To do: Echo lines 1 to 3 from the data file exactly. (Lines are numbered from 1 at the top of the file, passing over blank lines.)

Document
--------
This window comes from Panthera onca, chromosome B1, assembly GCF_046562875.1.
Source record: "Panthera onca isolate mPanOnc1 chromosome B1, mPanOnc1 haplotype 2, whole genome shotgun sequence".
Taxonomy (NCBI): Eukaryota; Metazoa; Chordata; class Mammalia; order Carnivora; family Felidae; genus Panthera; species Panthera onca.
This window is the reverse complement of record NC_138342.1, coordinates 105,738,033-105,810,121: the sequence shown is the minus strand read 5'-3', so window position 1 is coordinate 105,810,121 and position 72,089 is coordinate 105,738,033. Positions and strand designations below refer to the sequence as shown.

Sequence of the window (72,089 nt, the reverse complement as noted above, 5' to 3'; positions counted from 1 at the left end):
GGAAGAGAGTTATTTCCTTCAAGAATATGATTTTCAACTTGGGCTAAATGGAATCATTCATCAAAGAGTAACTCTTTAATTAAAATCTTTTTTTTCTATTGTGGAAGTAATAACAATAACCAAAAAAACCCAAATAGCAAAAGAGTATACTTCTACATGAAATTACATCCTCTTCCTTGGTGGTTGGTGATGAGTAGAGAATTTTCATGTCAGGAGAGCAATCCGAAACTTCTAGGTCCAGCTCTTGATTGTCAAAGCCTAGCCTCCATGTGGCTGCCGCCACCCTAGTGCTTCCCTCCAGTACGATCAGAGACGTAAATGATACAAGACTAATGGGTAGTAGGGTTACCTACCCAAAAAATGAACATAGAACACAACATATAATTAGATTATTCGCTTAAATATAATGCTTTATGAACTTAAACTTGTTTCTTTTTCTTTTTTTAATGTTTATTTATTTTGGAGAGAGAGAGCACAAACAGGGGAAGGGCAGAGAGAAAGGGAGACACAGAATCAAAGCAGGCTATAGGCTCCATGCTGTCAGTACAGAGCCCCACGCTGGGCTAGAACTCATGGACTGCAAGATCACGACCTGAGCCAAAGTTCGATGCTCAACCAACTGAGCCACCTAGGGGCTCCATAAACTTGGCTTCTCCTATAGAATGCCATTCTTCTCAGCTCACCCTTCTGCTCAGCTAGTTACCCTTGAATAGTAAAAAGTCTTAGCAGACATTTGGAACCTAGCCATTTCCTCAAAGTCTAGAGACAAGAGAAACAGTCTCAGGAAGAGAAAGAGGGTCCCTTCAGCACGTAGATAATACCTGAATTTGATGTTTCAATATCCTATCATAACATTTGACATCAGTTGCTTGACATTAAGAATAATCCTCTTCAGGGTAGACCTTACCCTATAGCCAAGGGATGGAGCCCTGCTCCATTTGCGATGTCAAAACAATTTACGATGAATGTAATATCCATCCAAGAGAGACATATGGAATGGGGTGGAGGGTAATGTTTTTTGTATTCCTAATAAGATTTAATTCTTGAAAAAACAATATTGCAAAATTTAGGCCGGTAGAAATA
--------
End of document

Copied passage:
This window comes from Panthera onca, chromosome B1, assembly GCF_046562875.1.
Source record: "Panthera onca isolate mPanOnc1 chromosome B1, mPanOnc1 haplotype 2, whole genome shotgun sequence".
Taxonomy (NCBI): Eukaryota; Metazoa; Chordata; class Mammalia; order Carnivora; family Felidae; genus Panthera; species Panthera onca.